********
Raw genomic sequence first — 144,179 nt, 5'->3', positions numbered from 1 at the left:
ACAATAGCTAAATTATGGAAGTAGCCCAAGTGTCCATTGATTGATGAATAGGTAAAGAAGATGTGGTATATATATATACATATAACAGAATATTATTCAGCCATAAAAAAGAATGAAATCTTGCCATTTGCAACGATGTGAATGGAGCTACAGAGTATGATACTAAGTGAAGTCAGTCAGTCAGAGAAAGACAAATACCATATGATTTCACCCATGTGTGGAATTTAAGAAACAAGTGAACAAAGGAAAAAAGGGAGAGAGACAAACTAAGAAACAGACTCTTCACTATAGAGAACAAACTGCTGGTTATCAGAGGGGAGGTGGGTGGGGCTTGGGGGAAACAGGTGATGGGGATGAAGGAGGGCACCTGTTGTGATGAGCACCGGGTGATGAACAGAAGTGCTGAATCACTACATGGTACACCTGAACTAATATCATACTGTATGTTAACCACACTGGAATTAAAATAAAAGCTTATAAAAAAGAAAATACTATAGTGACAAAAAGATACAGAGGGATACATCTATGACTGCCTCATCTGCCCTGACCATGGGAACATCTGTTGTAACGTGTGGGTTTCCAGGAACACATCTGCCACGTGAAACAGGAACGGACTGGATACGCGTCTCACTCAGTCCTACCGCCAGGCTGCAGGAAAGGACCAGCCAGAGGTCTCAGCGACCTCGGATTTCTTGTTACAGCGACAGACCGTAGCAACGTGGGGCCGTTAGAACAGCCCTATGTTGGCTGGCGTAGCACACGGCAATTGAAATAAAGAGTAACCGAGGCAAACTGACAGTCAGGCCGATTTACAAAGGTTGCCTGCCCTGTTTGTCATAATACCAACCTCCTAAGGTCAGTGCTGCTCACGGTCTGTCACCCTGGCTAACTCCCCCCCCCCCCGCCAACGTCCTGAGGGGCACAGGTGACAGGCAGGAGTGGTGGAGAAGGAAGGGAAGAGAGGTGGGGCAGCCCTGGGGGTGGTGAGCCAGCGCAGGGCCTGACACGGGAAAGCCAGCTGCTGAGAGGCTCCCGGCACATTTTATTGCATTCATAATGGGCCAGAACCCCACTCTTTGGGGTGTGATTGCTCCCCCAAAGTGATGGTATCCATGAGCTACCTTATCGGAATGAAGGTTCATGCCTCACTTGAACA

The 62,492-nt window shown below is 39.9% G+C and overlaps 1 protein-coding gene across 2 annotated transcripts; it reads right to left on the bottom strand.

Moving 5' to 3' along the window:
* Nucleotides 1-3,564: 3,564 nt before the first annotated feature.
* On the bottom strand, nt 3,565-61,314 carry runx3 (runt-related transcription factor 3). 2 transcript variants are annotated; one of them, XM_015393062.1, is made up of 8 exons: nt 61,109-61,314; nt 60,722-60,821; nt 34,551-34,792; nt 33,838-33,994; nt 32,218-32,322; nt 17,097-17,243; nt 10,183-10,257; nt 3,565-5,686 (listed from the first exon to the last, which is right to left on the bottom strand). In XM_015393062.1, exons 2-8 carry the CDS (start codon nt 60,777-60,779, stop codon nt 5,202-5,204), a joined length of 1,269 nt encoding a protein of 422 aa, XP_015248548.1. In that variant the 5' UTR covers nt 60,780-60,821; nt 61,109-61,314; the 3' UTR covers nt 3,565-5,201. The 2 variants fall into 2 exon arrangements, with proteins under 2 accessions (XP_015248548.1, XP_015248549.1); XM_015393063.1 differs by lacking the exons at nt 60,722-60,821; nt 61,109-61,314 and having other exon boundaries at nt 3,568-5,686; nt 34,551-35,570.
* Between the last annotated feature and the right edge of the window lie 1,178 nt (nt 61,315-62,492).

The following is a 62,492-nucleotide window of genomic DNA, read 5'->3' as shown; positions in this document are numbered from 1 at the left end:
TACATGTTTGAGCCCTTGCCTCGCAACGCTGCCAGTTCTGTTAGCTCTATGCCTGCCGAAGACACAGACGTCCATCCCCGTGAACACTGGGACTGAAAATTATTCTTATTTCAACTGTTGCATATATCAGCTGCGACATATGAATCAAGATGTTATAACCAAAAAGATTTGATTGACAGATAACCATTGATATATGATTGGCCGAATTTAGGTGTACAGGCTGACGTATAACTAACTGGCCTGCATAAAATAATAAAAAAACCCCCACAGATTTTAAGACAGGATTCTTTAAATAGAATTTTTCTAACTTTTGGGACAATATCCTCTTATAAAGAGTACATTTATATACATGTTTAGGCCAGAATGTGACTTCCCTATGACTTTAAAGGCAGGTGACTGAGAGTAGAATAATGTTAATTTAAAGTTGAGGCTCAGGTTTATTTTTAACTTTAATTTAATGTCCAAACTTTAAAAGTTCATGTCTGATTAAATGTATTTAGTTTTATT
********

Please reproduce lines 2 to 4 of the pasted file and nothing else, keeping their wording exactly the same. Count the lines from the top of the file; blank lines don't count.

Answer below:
ACAATAGCTAAATTATGGAAGTAGCCCAAGTGTCCATTGATTGATGAATAGGTAAAGAAGATGTGGTATATATATATACATATAACAGAATATTATTCAGCCATAAAAAAGAATGAAATCTTGCCATTTGCAACGATGTGAATGGAGCTACAGAGTATGATACTAAGTGAAGTCAGTCAGTCAGAGAAAGACAAATACCATATGATTTCACCCATGTGTGGAATTTAAGAAACAAGTGAACAAAGGAAAAAAGGGAGAGAGACAAACTAAGAAACAGACTCTTCACTATAGAGAACAAACTGCTGGTTATCAGAGGGGAGGTGGGTGGGGCTTGGGGGAAACAGGTGATGGGGATGAAGGAGGGCACCTGTTGTGATGAGCACCGGGTGATGAACAGAAGTGCTGAATCACTACATGGTACACCTGAACTAATATCATACTGTATGTTAACCACACTGGAATTAAAATAAAAGCTTATAAAAAAGAAAATACTATAGTGACAAAAAGATACAGAGGGATACATCTATGACTGCCTCATCTGCCCTGACCATGGGAACATCTGTTGTAACGTGTGGGTTTCCAGGAACACATCTGCCACGTGAAACAGGAACGGACTGGATACGCGTCTCACTCAGTCCTACCGCCAGGCTGCAGGAAAGGACCAGCCAGAGGTCTCAGCGACCTCGGATTTCTTGTTACAGCGACAGACCGTAGCAACGTGGGGCCGTTAGAACAGCCCTATGTTGGCTGGCGTAGCACACGGCAATTGAAATAAAGAGTAACCGAGGCAAACTGACAGTCAGGCCGATTTACAAAGGTTGCCTGCCCTGTTTGTCATAATACCAACCTCCTAAGGTCAGTGCTGCTCACGGTCTGTCACCCTGGCTAACTCCCCCCCCCCCCGCCAACGTCCTGAGGGGCACAGGTGACAGGCAGGAGTGGTGGAGAAGGAAGGGAAGAGAGGTGGGGCAGCCCTGGGGGTGGTGAGCCAGCGCAGGGCCTGACACGGGAAAGCCAGCTGCTGAGAGGCTCCCGGCACATTTTATTGCATTCATAATGGGCCAGAACCCCACTCTTTGGGGTGTGATTGCTCCCCCAAAGTGATGGTATCCATGAGCTACCTTATCGGAATGAAGGTTCATGCCTCACTTGAACA

The 62,492-nt window shown below is 39.9% G+C and overlaps 1 protein-coding gene across 2 annotated transcripts; it reads right to left on the bottom strand.

Moving 5' to 3' along the window: